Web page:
Marfa Myths: Insider Tips
3 Mar 2016
Ballroom Marfa and Mexican Summer are presenting the third Marfa Myths over March 10-13, 2016. To prepare for your visit to Marfa, check out our very secret insider tips (CDRI and Mimms getting strong shoutouts).
The Chihuahuan Desert Research Institute near Fort Davis. Photo by Laura Copelin.
Laura Copelin, associate curator
Do the canyon hike at CDRI in near-by Fort Davis and eat breakfast or lunch under the grape arbor at the Capri.
McDonald Observatory, courtesy of their site.
Sarah Melendez, exhibitions and programs coordinator
• Drink a million Topo Chicos!
• Get a smoothie at here and admire all the ‘mazing animals painted by Nalu!
• Go to the Chihuahuan Desert Research Institute and admire all of the cute bb cacti! They have over 200 species native to the Chihuahuan desert.
• Check out a star party at the McDonald Observatory! You’re in dark sky territory. Be sure to blow lots of kisses to Orion and never miss a sunset!
The edge of Mimms Ranch — photo taken with an (old) iPhone! And yet — incredible vista! Do you see what I’m talking about? Mimms! Now and forever!
Nicki Ittner, director of music
My favorite thing these days is take a walk on the northeastern corner of town, right against Mimms Ranch, especially before sunset, or at sunset, or let’s be honest, any time. My other pleasure is Mando’s. Every time I’m feeling stressed, nothing seems better than sitting in one of those booths, eating chips and zoning out.
Bonus non-sexy tips:
• Make sure to make reservations a few days in advance for all of your dinners!
• Don’t plan your visit for a Monday and Tuesday, so many places are closed, you will be sad.
The CDRI. Photo by Caitlin Murray.
Caitlin Murray, archivist and programs manager at the Judd Foundation
Let’s see! Does a hike at the CDRI count as a Marfa insider tip? I love that place! A drive down Pinto Canyon! Pinto Canyon as a secret place to look for the Marfa lights!
Tim Johnson. Photo by Alex Marks.
Tim Johnson, owner of Marfa Book Company/informal mayor of Marfa
• Insider tip: Watch out for COPS!
• That weird pickle drink at Capri is actually very good.
• Don’t sit on the stools at the Capri past your first drink. Very tippy!
• Mimms Ranch walk is at the end of Austin St. and it’s beautiful.
• Ramona’s burritos, of course.
Rosa McElheny and Hilary duPont, Real News artists-in-residence. Photo by David Fenster.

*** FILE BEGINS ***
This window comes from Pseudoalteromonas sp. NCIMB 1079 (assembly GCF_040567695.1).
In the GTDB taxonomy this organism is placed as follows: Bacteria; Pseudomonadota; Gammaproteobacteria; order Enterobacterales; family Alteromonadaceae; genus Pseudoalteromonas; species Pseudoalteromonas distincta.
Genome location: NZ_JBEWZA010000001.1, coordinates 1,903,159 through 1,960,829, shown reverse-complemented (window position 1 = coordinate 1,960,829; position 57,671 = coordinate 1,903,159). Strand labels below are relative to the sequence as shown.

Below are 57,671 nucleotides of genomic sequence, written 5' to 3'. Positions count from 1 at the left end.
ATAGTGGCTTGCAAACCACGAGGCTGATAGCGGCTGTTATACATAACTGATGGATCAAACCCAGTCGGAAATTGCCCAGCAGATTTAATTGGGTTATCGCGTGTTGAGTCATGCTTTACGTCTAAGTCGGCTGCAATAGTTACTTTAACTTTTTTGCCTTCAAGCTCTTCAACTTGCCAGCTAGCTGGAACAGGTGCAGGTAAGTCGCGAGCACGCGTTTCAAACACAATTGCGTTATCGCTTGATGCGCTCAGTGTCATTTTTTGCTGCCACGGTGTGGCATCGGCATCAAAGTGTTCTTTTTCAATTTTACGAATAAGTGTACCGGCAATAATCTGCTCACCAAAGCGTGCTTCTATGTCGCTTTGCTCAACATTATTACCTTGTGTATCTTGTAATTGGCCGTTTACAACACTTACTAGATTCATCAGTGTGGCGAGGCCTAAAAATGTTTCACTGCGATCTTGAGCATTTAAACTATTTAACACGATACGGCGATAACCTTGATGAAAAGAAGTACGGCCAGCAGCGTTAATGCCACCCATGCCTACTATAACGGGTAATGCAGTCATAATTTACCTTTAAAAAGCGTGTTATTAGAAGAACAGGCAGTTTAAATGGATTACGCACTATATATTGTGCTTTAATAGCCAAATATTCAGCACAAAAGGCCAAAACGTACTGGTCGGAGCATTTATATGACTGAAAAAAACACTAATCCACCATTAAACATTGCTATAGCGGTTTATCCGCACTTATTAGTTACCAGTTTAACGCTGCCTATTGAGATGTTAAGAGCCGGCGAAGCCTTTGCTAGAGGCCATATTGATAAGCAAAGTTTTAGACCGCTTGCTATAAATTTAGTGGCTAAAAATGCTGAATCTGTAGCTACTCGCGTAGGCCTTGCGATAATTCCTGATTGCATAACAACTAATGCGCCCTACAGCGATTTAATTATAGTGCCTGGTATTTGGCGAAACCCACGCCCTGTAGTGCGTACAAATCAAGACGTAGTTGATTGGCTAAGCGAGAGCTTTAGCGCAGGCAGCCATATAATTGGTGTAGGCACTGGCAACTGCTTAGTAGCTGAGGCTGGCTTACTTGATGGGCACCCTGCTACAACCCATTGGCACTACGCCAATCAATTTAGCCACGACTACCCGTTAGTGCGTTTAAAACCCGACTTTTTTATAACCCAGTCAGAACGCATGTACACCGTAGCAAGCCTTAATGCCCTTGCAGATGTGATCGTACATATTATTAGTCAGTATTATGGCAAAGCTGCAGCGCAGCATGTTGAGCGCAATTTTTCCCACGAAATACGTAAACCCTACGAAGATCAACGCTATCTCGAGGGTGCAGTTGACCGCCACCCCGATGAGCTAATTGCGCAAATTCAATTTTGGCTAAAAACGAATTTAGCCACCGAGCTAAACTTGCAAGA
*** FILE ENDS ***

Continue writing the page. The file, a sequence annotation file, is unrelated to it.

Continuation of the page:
Hilary duPont, Real News artist-in-residence
• Drive the Scenic Loop!
• Call ahead to order lunch
• Grand Companions thrift store in Fort Davis
• Stone Village market sandwiches
(heavy Ft Davis recs)
Rosa McElheny, Real News artist-in-residence
top of the courthouse! or point of rocks!
(Editor’s note: The cupola at the Presidio County Courthouse is open Monday-Friday, 10:30am-11:30am and 3-4pm on Fridays.)
The Rangra. Photo courtesy of Cinema Treasures.
Daniel Chamberlin, communications director
Though it’s not quite the quaint mountain town its name suggests, Alpine has many pleasures to offer. All of the regions in the Big Bend have their own thing going on, and Alpine is perhaps most easily contrasted with Marfa in terms of the prevalence of camo-clad, big-bellied working cowboys and ranch hands, over the turquoise-and-tattoos Gram Parsons-ish look common in our town, sometimes known affectionately as “cowboy drag.”
If you don’t have a ticket for Marfa Myths’ sold-out Sunday film screenings, we suggest that you don your best Mossy Oak gear and head to Alpine’s Rangra Theater for first-run movies playing every evening. You’ll know it by the mural on its facade, crude renderings of posters for Star Wars, Tootsie and Apocalypse Now. Tickets are six bucks (cheap!), the seats are worn and creaky, and the whole operation has a delightfully decrepit vibe.
A few more highlights if you head over earlier in the day: Alpine closes early! Excellent coffee at either Cedar or Plaine (an anagram of Alpine, though we would’ve gone with Pineal, just sayin’).
If you make it over for lunch we recommend the green chili-cheese special from Cow Dog, a foot-long beef weiner slathered as promised and sprinkled with Fritos, served hot out of the truck parked in front of Plaine. There are also two low-key but satisfying old-school Mexican-American restaurants, Alicia’s and La Casita.
Alpine also boasts one of the best short hikes outside of south county destinations: Hancock Hill behind Sul Ross University. It’s a quick, easily navigated walk to the summit, where you’ll find an old desk that’s been up there since 1981, with a battered notebook in one of the drawers that serves as a peak register. It’s as close to alpine as you’ll get in El Pine; the 360-degree desert views are best experienced under a full moon, sharing a flask of small batch mescal with a friend.
———————————– Want more? Check out last year’s tips for more gems or Wrong Marfa’s recommendations, which are also excellent. For general info about Marfa, download our visitor guide — which has more details about eating, tours, and shopping — or visit visitmarfa.com and marfalist.org, where you can find housing suggestions, ride shares, and more.
Buy tickets to Marfa Myths here. Residents of Brewster, Jeff Davis and Presidio counties may purchase tickets at a discount in-person in the Ballroom Marfa gallery until March 1.